Education about planetary health and sustainable healthcare: A national Delphi panel assessment of its integration into health professions education in South Africa

Main Article Content

J Irlam
S Reid
H-A Rother


Background. Education about planetary health (PH) and sustainable healthcare (SH), or education for sustainable healthcare (ESH), enables health professionals to help protect public health and healthcare from climate change and environmental degradation. The Association for Medical Education in Europe Consensus (AMEE Consensus) Statement on Planetary Health and Education for Sustainable Healthcare has proposed a set of ESH learning objectives, activities and assessments for adaptation to different health professions education (HPE) contexts. The national audit phase of a mixed methods study in South Africa (SA) found that awareness of ESH and its curriculum development is emerging. The African Medical Education Directives for Specialists (AfriMEDS) is a competency framework for undergraduate medical students in SA that defines key competencies and enabling competencies related to seven roles of a health professional.

Objectives. To recruit a national Delphi panel of health professions educators to assess the applicability of the AMEE Consensus learning objectives, activities and assessments to HPE in SA; to elicit panellists’ perceptions of the main barriers and opportunities for ESH in faculties; and to compare learning objectives recommended by AMEE and the panel for key competencies and enabling competencies within the AfriMEDS framework. Methods. Nine educators from three different disciplines and six national faculties of health sciences participated in two rounds of a Delphi process and in follow-up discussions. In round 1, they rated the AMEE Consensus learning objectives, activities and assessments, and proposed additional ones. In round 2, they rated the score-ranked AMEE lists, as well as relevant additions from round 1. All panellists participated in further discussions regarding applicability, and highlighted the potential barriers and opportunities for integrating ESH into their faculties. The lead author then matched the panel’s learning objectives with enabling competencies related to all seven health professional roles described by AfriMEDS.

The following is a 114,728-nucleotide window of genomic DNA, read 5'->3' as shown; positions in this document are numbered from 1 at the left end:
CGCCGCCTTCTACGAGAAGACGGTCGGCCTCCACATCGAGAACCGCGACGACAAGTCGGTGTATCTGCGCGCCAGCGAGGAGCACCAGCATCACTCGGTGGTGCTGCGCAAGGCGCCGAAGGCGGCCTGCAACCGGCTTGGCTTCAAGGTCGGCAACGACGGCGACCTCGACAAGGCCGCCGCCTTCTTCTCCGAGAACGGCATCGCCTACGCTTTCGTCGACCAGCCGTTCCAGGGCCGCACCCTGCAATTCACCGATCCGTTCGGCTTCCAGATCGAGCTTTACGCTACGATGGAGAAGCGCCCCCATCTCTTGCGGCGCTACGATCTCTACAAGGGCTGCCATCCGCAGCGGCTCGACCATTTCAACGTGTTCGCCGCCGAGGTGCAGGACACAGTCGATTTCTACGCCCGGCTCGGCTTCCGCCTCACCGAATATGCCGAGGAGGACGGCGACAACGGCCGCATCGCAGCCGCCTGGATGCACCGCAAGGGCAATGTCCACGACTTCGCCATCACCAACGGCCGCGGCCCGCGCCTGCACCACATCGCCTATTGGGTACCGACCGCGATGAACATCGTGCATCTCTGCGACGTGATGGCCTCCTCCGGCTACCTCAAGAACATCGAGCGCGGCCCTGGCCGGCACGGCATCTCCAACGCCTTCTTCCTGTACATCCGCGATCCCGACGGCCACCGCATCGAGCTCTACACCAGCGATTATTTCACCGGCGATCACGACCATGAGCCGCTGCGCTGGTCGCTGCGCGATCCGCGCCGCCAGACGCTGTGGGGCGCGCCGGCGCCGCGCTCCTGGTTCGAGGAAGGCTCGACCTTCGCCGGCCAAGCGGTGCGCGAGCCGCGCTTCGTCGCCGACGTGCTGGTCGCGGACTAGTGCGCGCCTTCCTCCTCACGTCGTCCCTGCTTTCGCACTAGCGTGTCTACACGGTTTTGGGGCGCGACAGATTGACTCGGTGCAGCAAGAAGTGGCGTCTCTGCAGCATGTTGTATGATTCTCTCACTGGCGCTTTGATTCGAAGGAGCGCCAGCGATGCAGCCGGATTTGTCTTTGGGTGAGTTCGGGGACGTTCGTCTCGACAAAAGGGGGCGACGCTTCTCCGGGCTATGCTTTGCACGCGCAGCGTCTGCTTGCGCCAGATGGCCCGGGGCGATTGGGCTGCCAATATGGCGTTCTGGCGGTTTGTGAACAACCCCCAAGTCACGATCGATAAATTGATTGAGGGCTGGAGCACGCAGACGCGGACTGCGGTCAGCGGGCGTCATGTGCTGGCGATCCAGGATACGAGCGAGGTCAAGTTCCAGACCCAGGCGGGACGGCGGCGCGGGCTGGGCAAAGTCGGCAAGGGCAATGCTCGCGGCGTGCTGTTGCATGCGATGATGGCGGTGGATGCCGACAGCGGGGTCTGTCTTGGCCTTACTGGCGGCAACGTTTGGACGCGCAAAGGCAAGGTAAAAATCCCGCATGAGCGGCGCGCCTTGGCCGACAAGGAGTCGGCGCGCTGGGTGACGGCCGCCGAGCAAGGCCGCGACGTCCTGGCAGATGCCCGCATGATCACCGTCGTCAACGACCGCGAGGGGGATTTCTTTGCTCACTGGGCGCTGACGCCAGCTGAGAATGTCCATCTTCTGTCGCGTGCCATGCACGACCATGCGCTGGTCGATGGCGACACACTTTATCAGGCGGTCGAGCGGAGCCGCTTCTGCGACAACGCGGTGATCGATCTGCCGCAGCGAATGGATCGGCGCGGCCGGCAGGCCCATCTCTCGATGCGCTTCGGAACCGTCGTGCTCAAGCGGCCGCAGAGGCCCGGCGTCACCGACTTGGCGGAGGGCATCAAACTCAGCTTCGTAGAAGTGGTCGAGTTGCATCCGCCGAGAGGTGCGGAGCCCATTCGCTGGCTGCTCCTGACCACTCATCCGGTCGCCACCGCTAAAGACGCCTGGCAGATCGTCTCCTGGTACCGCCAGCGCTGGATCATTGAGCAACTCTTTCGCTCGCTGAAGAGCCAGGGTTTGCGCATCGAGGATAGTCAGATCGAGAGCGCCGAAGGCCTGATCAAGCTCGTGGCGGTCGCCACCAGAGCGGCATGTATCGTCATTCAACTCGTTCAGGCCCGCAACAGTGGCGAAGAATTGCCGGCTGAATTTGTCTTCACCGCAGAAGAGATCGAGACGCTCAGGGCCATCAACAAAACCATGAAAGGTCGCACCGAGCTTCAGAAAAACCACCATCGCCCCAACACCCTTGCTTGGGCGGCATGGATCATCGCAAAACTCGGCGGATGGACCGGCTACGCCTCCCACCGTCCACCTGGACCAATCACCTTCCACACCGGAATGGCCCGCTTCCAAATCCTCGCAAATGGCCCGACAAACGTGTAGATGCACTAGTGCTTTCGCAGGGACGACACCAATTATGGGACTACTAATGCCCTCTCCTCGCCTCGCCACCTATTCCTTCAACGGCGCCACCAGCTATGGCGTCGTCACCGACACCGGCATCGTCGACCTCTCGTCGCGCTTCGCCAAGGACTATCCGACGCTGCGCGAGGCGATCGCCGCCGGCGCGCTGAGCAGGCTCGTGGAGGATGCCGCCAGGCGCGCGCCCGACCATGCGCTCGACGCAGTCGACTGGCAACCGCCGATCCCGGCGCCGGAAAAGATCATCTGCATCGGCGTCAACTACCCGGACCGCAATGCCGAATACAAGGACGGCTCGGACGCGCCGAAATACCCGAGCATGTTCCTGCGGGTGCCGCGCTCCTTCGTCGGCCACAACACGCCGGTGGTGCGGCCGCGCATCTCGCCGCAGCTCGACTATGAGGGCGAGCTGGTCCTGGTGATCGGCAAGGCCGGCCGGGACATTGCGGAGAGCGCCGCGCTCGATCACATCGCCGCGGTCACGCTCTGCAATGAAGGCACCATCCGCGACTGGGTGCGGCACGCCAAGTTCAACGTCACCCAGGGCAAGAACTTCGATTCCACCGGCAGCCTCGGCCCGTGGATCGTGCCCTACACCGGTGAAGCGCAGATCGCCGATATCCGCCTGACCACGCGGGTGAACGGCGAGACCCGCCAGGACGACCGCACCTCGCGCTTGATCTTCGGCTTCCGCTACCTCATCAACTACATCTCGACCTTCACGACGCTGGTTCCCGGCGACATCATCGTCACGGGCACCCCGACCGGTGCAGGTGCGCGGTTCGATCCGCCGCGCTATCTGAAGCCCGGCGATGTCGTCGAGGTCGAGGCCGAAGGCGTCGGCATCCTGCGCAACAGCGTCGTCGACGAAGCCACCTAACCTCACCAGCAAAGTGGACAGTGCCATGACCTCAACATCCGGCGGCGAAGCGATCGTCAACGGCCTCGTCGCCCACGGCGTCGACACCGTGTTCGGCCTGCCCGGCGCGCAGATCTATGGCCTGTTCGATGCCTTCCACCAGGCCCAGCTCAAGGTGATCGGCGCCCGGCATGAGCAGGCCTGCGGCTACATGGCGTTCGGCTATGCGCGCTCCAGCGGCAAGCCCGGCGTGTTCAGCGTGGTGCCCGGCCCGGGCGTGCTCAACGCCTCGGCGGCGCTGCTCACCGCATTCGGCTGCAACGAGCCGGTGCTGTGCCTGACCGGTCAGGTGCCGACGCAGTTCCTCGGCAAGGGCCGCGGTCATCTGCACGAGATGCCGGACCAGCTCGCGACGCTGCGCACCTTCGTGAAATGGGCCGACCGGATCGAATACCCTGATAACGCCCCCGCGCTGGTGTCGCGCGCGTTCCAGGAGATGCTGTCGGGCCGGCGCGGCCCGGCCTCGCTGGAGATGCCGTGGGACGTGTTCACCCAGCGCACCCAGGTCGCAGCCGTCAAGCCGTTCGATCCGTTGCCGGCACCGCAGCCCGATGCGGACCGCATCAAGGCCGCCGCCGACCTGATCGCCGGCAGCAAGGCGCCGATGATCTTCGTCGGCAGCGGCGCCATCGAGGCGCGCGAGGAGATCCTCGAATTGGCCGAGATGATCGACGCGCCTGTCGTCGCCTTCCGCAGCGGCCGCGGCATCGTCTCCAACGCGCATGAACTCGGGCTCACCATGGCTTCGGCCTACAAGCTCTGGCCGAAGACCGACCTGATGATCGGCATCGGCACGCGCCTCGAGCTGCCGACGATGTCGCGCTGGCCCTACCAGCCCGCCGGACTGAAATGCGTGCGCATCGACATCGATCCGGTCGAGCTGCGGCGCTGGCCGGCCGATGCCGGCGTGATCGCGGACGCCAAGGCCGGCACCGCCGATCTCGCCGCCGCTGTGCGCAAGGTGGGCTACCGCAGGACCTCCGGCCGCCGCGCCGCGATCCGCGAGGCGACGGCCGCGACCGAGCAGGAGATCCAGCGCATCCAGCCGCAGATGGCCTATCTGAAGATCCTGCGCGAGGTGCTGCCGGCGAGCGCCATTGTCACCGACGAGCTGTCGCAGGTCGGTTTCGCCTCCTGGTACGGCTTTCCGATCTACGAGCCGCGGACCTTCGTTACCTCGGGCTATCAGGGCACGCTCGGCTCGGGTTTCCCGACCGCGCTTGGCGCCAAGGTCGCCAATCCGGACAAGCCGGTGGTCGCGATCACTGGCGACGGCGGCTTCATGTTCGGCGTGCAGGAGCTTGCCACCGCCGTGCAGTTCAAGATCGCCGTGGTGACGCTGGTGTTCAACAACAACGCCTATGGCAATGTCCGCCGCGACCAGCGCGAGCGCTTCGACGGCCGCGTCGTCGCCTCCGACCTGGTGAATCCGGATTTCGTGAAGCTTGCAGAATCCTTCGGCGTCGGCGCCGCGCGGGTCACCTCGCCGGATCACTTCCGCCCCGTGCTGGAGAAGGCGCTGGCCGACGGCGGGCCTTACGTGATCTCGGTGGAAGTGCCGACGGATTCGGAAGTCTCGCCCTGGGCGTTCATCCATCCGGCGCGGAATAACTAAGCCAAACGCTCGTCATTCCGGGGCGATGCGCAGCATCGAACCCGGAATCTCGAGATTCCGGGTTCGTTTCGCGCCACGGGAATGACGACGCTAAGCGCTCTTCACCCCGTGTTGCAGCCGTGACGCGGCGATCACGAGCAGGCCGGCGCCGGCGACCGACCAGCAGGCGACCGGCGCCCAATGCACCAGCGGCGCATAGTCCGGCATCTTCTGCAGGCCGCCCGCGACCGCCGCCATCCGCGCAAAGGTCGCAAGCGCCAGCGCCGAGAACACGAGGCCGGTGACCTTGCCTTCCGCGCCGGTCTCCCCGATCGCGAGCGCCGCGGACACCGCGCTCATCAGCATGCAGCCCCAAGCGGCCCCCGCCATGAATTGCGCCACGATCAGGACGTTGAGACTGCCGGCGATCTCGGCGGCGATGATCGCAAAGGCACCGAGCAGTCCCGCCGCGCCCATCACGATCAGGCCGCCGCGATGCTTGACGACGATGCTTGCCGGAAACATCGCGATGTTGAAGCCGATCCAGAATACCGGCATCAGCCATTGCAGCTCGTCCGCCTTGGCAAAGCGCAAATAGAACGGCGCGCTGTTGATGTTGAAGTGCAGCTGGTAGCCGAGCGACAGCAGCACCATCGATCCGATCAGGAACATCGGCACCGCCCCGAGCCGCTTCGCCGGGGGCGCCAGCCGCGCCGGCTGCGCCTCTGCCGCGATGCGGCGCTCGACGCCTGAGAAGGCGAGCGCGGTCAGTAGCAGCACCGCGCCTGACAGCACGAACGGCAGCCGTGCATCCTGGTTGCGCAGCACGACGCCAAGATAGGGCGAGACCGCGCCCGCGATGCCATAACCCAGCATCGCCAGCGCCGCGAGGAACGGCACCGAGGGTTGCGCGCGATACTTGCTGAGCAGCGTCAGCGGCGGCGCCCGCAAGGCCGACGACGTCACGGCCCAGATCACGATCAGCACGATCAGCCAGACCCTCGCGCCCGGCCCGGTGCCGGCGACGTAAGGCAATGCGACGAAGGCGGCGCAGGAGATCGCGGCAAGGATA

Results. All panellists recognised the importance of ESH in SA and the need for eco-ethical leadership by health professionals. All 13 AMEE Consensus learning objectives, as well as three additional objectives from the panel, were matched most frequently with AfriMEDS-enabling competencies related to the roles of leader and manager (n=9), communicator (n=8) and healthcare practitioner (n=7). Panellists highly ranked learning activities and assessments that are authentic, multiprofessional and require systems thinking. They perceived the lack of capable educators and curriculum overload to be the main barriers to integration of ESH, as well as the need for strong leaders, disciplinary champions and trained educators.

Conclusions. Situating the selected learning objectives within the AfriMEDS competency framework provides a good basis for developing aligned learning activities and assessments of ESH. Strong leadership, capable educators and multidisciplinary collaboration are important enablers of integrating ESH into HPE in SA.


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Education about planetary health and sustainable healthcare: A national Delphi panel assessment of its integration into health professions education in South Africa. (2024). African Journal of Health Professions Education, 16(1), e327.
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Education about planetary health and sustainable healthcare: A national Delphi panel assessment of its integration into health professions education in South Africa. (2024). African Journal of Health Professions Education, 16(1), e327.


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